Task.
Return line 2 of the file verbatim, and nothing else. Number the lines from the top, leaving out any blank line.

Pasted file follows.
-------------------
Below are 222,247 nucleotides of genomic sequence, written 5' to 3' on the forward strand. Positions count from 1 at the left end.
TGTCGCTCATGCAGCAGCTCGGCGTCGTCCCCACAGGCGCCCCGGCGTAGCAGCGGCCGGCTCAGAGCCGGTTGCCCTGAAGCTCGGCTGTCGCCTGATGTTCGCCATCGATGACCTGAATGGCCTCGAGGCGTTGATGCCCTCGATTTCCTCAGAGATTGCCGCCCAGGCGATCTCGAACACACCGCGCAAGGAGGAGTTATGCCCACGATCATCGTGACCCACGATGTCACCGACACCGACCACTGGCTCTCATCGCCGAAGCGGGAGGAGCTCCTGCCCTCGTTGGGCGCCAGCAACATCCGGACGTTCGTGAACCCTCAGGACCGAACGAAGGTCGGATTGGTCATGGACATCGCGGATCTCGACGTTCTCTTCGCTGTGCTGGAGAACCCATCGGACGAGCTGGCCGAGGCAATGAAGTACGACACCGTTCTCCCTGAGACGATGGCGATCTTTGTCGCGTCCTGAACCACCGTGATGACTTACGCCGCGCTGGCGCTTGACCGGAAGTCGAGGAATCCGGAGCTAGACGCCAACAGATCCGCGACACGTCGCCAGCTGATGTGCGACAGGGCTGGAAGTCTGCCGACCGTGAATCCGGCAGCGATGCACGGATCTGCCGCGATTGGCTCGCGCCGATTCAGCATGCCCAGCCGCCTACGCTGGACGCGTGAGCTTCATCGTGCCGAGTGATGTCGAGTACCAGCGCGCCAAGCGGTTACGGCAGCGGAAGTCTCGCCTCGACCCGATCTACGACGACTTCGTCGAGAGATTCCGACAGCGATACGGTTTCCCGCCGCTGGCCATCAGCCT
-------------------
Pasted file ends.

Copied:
TGTCGCTCATGCAGCAGCTCGGCGTCGTCCCCACAGGCGCCCCGGCGTAGCAGCGGCCGGCTCAGAGCCGGTTGCCCTGAAGCTCGGCTGTCGCCTGATGTTCGCCATCGATGACCTGAATGGCCTCGAGGCGTTGATGCCCTCGATTTCCTCAGAGATTGCCGCCCAGGCGATCTCGAACACACCGCGCAAGGAGGAGTTATGCCCACGATCATCGTGACCCACGATGTCACCGACACCGACCACTGGCTCTCATCGCCGAAGCGGGAGGAGCTCCTGCCCTCGTTGGGCGCCAGCAACATCCGGACGTTCGTGAACCCTCAGGACCGAACGAAGGTCGGATTGGTCATGGACATCGCGGATCTCGACGTTCTCTTCGCTGTGCTGGAGAACCCATCGGACGAGCTGGCCGAGGCAATGAAGTACGACACCGTTCTCCCTGAGACGATGGCGATCTTTGTCGCGTCCTGAACCACCGTGATGACTTACGCCGCGCTGGCGCTTGACCGGAAGTCGAGGAATCCGGAGCTAGACGCCAACAGATCCGCGACACGTCGCCAGCTGATGTGCGACAGGGCTGGAAGTCTGCCGACCGTGAATCCGGCAGCGATGCACGGATCTGCCGCGATTGGCTCGCGCCGATTCAGCATGCCCAGCCGCCTACGCTGGACGCGTGAGCTTCATCGTGCCGAGTGATGTCGAGTACCAGCGCGCCAAGCGGTTACGGCAGCGGAAGTCTCGCCTCGACCCGATCTACGACGACTTCGTCGAGAGATTCCGACAGCGATACGGTTTCCCGCCGCTGGCCATCAGCCT